According to the Bureau of Labor Statistics, there were 411,000 bill and account collectors in 2008. Between the years of 2008 and 2018, the debt collections industry will grow, with employment opportunities expanding for debt collectors at a faster than average rate across all occupations, and expected to increase by 19%.
Due to previous trends, speculation exists that while first party collection departments will continue to service their own debts, there will also be a continued rise in outsourcing debt collection to third party collection agencies, whether by placement on contingency, or via the sale of a debt portfolio.
Recent economic downturns, which affected many industries, reduced the workforce, and eliminated many prospects for opportunities for job growth, did not affect the collection industry adversely and thus the collection industry continues to remain stable. Collection jobs will continue to remain competitive and production based. Collection jobs involve strict compliance standards and strong negotiation and persuasion skills. Promotions into management are available for those individuals who apply themselves!
Most financial institutions and even collection agencies will train new employees specifically to collect the way they want you to. Most employers seek collectors with prior call center or Customer Service experience. A good employer will invest in their collection staff by coaching their collectors to continuously improve in being more efficient and successful. National Enterprise Systems has a professional training team that offers one-on-one development!
Important skills for collectors include strong listening skills, the ability to negotiate, ability to multi-task because you have to note the conversation as you are talking on the phone and the notes need to be concise, must be able to keep in mind the bottom line, and empathy is good to have. Maintaining professionalism is a good attribute to have also, as well as the ability to work independently and make the solid decisions you are hired to make.
National Enterprise Systems looks for professional and goal- oriented individuals who want to come to work every day and contribute. Figure out what makes you tick and what sets you apart from your competition and present yourself with confidence that you are the best candidate for the position.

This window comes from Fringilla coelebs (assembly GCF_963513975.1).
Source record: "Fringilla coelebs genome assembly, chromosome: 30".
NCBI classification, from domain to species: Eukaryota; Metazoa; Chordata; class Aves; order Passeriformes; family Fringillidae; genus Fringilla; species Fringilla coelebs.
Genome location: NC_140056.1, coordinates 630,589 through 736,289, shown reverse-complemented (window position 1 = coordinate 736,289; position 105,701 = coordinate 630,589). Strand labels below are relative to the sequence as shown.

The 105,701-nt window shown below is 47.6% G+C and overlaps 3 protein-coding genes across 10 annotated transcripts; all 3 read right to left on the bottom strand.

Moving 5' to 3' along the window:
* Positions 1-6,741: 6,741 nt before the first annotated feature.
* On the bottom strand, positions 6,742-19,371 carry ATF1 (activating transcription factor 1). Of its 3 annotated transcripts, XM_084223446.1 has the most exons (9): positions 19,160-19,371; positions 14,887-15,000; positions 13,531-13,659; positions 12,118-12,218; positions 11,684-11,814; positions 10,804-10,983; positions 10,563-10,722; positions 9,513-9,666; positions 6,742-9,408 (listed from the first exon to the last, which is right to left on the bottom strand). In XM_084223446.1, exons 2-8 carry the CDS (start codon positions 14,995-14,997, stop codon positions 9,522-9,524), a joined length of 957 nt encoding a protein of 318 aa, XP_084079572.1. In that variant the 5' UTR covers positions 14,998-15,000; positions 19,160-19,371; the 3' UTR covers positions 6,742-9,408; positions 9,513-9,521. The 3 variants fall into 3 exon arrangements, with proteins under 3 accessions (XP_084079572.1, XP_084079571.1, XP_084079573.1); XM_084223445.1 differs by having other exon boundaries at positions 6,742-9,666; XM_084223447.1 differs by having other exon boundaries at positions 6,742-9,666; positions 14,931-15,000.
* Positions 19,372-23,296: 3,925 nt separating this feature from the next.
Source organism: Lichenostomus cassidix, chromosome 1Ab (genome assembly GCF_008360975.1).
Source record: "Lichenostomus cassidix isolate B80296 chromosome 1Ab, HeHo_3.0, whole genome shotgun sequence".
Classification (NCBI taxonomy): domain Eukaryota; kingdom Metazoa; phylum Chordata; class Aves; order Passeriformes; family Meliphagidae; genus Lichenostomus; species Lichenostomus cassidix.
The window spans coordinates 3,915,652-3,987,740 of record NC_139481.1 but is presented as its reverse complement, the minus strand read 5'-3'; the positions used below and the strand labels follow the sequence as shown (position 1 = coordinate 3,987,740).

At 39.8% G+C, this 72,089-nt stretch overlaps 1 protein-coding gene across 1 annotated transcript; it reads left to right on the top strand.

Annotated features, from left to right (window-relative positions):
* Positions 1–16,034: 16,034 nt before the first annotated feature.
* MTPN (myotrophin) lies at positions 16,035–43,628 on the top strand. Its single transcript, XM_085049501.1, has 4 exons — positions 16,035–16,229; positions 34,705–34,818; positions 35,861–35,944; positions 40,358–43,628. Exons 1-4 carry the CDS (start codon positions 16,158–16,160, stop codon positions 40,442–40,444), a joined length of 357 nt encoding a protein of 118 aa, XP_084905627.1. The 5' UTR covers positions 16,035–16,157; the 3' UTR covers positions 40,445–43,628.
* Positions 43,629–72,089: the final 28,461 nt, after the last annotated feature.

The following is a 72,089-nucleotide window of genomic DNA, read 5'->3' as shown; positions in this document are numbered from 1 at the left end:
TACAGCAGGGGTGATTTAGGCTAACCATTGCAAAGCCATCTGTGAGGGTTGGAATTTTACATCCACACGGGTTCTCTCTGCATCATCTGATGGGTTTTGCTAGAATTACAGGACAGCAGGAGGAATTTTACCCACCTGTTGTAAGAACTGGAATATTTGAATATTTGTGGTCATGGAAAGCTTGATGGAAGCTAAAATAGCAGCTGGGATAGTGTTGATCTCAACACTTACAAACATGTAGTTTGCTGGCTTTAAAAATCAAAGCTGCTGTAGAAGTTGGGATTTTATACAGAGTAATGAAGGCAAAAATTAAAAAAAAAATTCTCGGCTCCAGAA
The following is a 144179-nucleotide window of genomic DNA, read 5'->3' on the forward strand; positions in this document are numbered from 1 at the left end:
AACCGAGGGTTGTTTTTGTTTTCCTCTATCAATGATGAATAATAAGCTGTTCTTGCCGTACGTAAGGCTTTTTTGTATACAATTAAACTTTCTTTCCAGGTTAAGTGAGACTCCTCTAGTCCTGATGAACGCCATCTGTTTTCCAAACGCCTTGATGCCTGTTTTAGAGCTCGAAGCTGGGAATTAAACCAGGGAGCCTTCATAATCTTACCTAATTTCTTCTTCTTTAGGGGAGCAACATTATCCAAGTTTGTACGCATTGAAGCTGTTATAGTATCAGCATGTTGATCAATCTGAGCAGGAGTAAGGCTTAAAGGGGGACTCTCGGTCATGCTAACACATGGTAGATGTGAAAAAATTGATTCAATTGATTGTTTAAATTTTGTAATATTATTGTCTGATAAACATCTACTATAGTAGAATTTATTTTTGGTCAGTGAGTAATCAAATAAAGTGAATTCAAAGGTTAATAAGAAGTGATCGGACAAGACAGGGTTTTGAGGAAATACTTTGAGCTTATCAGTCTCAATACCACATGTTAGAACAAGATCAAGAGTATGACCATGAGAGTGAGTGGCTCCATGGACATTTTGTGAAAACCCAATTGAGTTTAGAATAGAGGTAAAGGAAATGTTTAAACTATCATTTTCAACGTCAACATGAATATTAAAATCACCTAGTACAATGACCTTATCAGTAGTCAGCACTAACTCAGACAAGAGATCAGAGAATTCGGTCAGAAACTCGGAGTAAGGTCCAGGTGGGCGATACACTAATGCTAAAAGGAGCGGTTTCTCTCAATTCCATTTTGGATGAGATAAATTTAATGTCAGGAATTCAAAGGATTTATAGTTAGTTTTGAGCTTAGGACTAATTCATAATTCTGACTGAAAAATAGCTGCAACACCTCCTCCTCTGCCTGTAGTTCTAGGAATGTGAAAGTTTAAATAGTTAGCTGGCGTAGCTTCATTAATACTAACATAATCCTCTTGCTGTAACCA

You may not enjoy getting bills in the mail, but maybe you’re not sure if there’s a better way to pay. There are lots of ideas about online bill pay, including who’s doing it, how safe it is and what you should or shouldn’t pay online. Here’s a list of common myths about online bill pay, as well as the corresponding truths behind these ideas.
MYTH: Only younger generations pay bills online
Not true, people across all generations are using online bill pay. In fact, a 2013 Gallup poll found that 71 percent of Boomers use online banking services at least weekly, which is right in line with Generation X (70 percent) and Generation Y (72 percent). Younger generations might have been quicker to adopt technology, but the Baby Boomers were quick to catch up.
MYTH: Paying bills online isn’t safe
While it’s important to research every company you do business with, most reputable companies adhere to strict guidelines to keep customers’ personal information protected online.
MYTH: It isn’t as easy to pay your bills online
In most cases, managing your bills online is actually easier that making payments through the mail. Some companies give you the option to set up recurring payments for bills you receive regularly such as your mortgage, car payment or insurance premium. For bills like these, you can usually sign up to have payments made automatically each month through your checking account or with a credit, debit or prepaid card. Plus, you’ll save the hassle and cost of postage, checks and money orders.